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Valley Falls kitten survives attempted drowning

(WIBW)
Published: May. 14, 2020 at 8:55 PM CDT
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Tony the tabby is a half pound, eight inch force of strength.

At just six weeks old he survived a drowning attempt in a bucket in Valley Falls that killed his three of his siblings.

Jefferson County Humane Society Kennel Technician Brianna Cecil was about to embark on a rescue with her sister on Tuesday when Tony was brought to them by someone who found the bucket in her backyard.

“His eyes were just crusted with stuff he was damp, he was shivering before we took him up here,” Cecil described Thursday. “We had to bound him up in a little towel because he was just shivering so hard, just soaked.”

Tony is now being cared for at the Humane Society and is part of the Scarface litter where he is loved by his new mom and siblings. His namesake is for the film character Tony Montana.

“I would say he is pretty adventurous if you don't see him sleeping,” Cecil said. “He's crawling over his brothers and sisters playing with them so he's pretty outgoing as cats go.”

The feelings for Tony are mutual in the litter.

“He loves playing with them, they love playing with him, his mother doesn’t even seem to know the difference between him and her own kittens.”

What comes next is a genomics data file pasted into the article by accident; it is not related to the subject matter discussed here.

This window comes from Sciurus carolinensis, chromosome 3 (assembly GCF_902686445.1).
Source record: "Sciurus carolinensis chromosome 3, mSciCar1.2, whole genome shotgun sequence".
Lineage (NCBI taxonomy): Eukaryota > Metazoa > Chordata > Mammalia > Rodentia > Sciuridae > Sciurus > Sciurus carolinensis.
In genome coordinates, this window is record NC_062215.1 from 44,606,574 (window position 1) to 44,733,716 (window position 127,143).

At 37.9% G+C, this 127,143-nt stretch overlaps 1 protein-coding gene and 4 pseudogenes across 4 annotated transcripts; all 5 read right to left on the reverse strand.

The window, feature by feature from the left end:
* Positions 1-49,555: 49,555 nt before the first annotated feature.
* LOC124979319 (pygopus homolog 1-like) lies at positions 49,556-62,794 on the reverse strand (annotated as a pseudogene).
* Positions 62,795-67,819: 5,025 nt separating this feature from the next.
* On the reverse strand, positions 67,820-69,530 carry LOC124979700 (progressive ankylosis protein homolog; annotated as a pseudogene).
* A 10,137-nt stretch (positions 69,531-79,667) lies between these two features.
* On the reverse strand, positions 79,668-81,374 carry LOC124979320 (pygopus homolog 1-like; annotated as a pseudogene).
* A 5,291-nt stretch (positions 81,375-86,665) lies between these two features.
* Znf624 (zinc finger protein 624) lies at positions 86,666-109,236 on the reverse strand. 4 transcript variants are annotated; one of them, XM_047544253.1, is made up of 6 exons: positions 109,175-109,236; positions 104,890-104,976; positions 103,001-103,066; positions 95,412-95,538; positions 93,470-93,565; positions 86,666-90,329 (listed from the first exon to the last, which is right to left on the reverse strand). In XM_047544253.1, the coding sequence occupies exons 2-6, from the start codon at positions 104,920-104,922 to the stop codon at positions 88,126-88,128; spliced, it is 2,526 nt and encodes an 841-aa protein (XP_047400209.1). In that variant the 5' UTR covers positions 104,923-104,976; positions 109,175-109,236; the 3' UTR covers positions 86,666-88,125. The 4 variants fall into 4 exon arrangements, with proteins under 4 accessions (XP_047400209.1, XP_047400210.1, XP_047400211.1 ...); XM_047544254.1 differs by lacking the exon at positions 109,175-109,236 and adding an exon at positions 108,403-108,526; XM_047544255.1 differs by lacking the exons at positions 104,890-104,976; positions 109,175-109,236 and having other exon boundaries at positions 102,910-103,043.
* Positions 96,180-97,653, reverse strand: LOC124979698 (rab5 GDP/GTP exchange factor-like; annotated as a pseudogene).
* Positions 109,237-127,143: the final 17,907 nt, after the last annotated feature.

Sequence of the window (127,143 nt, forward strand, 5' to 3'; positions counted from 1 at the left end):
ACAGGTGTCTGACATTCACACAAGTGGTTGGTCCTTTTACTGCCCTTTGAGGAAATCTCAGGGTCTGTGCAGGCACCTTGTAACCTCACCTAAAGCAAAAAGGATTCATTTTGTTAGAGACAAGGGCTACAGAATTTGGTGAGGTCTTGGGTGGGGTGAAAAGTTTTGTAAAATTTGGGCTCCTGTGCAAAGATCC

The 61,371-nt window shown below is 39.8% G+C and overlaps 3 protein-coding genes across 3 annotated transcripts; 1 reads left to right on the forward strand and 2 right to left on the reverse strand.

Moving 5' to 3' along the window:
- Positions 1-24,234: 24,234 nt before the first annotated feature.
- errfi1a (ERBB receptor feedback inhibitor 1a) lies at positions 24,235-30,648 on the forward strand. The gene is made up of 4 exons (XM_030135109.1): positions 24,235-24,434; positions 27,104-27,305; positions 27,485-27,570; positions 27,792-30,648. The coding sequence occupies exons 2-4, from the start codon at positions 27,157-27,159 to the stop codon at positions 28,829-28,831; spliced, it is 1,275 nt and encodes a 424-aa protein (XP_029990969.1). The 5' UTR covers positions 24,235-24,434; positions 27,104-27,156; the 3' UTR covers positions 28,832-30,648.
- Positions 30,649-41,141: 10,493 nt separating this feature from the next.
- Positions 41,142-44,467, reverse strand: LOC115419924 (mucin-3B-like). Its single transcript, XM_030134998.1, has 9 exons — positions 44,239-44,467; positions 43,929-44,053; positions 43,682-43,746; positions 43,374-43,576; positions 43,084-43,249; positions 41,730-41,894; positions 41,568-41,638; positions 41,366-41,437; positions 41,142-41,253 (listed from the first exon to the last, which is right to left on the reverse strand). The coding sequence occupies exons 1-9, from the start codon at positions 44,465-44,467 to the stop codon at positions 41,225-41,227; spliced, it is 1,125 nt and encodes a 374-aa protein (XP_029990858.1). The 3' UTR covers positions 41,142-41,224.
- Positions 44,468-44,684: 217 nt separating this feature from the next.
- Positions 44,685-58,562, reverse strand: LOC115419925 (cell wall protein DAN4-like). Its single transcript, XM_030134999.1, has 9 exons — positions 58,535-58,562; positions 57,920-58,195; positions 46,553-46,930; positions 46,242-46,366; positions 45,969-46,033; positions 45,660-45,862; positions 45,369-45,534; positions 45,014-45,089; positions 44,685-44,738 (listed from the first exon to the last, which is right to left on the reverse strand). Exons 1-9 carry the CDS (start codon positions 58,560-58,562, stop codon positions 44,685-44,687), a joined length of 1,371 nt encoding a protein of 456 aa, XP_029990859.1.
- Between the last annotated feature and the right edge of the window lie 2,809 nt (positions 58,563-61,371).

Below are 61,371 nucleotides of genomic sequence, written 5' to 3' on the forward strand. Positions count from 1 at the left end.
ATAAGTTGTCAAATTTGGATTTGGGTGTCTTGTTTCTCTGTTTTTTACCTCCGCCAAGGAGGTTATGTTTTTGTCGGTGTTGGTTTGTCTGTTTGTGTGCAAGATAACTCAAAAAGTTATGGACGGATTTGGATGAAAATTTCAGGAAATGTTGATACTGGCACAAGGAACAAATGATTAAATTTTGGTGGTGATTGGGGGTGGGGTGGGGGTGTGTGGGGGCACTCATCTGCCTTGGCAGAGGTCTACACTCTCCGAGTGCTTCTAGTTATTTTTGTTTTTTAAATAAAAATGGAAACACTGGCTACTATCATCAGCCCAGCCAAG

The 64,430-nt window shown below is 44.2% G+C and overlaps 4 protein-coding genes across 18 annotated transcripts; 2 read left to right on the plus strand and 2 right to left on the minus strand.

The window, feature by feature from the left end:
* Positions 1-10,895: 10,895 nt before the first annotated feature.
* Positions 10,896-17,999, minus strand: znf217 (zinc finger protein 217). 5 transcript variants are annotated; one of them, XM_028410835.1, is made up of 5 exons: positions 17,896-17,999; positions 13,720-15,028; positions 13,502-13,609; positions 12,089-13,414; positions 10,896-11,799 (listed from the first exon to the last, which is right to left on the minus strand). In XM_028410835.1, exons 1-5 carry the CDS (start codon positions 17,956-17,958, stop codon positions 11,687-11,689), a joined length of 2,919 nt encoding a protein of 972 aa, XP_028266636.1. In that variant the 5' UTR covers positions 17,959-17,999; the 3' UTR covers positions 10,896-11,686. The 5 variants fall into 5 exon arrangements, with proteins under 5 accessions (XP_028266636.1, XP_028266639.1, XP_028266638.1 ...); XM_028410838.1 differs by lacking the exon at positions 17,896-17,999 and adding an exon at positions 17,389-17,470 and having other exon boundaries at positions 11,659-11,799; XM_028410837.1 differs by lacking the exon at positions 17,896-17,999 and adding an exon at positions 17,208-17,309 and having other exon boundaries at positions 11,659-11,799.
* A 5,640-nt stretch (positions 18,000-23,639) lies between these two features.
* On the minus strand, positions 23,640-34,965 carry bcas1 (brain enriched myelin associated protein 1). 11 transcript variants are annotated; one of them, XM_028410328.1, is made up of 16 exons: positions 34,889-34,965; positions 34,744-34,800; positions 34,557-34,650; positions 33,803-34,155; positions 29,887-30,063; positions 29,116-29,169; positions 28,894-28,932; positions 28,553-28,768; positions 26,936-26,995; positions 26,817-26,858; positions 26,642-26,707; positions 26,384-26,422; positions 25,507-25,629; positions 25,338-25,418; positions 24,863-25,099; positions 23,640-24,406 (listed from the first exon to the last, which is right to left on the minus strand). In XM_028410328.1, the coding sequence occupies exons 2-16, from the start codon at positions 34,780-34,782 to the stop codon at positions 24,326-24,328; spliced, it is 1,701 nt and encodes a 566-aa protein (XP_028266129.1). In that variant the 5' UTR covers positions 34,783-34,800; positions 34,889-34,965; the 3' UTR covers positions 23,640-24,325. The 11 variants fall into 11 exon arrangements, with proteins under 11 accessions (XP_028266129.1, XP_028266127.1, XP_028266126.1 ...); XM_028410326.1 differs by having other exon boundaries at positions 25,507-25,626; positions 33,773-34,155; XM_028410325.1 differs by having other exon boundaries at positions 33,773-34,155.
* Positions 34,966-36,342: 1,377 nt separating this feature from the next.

After Tony’s arrival at the shelter on Tuesday the Humane Society posted on Facebook to stress the importance of exploring the options available to help animals and the stray population instead of harming them.

The post in part describes a voucher program the shelter has to reduce the cost of spaying or neutering animals.

Cecil noted the shelter makes an attempt to make strays and feral animals sociable and people friendly.

Additionally, no stray that comes into the shelter is adopted out before it is spayed or neutered in an effort to manage the stray population.

Shelter Manager Amber Dixon says she's never seen a story like Tony's since she started working at the shelter four years ago.

“We've had some pretty bad rescues but nothing like that where it was purposely done we've had some where they were neglected but nothing where people were purposely trying to kill them,” Dixon said.

"If there's an overpopulation issue let someone know because there's always ways around it even if they're feral they still have a chance at being adopted ."

Tony still has a bit of growing to do at the shelter before he is ready to be adopted.

Those interested in adopting Tony can fill out an application at

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